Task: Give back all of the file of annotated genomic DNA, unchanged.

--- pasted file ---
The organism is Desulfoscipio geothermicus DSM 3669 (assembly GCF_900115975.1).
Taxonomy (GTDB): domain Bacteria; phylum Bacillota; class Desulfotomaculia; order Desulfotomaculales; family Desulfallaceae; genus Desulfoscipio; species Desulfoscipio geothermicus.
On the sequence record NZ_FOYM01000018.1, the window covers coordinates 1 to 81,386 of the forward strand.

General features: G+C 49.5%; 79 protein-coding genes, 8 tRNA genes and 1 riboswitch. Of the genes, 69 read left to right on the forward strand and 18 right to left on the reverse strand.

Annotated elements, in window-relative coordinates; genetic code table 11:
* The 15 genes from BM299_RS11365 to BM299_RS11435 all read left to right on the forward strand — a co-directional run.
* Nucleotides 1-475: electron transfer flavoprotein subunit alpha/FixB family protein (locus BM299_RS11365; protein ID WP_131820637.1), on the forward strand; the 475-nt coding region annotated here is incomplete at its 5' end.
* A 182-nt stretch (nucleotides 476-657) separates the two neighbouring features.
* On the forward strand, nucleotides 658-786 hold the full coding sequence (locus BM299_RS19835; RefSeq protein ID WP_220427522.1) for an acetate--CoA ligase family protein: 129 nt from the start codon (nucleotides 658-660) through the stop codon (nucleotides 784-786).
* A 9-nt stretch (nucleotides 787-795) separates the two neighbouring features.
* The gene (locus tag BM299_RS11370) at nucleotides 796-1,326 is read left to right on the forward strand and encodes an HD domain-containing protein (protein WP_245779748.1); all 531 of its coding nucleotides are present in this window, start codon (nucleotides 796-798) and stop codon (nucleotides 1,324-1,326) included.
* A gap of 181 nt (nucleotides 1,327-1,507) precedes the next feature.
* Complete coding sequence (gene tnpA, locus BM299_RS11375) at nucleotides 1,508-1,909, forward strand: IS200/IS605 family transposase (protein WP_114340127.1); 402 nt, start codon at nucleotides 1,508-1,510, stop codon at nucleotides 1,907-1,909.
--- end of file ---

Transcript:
The organism is Desulfoscipio geothermicus DSM 3669 (assembly GCF_900115975.1).
Taxonomy (GTDB): domain Bacteria; phylum Bacillota; class Desulfotomaculia; order Desulfotomaculales; family Desulfallaceae; genus Desulfoscipio; species Desulfoscipio geothermicus.
On the sequence record NZ_FOYM01000018.1, the window covers coordinates 1 to 81,386 of the forward strand.

General features: G+C 49.5%; 79 protein-coding genes, 8 tRNA genes and 1 riboswitch. Of the genes, 69 read left to right on the forward strand and 18 right to left on the reverse strand.

Annotated elements, in window-relative coordinates; genetic code table 11:
* The 15 genes from BM299_RS11365 to BM299_RS11435 all read left to right on the forward strand — a co-directional run.
* Nucleotides 1-475: electron transfer flavoprotein subunit alpha/FixB family protein (locus BM299_RS11365; protein ID WP_131820637.1), on the forward strand; the 475-nt coding region annotated here is incomplete at its 5' end.
* A 182-nt stretch (nucleotides 476-657) separates the two neighbouring features.
* On the forward strand, nucleotides 658-786 hold the full coding sequence (locus BM299_RS19835; RefSeq protein ID WP_220427522.1) for an acetate--CoA ligase family protein: 129 nt from the start codon (nucleotides 658-660) through the stop codon (nucleotides 784-786).
* A 9-nt stretch (nucleotides 787-795) separates the two neighbouring features.
* The gene (locus tag BM299_RS11370) at nucleotides 796-1,326 is read left to right on the forward strand and encodes an HD domain-containing protein (protein WP_245779748.1); all 531 of its coding nucleotides are present in this window, start codon (nucleotides 796-798) and stop codon (nucleotides 1,324-1,326) included.
* A gap of 181 nt (nucleotides 1,327-1,507) precedes the next feature.
* Complete coding sequence (gene tnpA, locus BM299_RS11375) at nucleotides 1,508-1,909, forward strand: IS200/IS605 family transposase (protein WP_114340127.1); 402 nt, start codon at nucleotides 1,508-1,510, stop codon at nucleotides 1,907-1,909.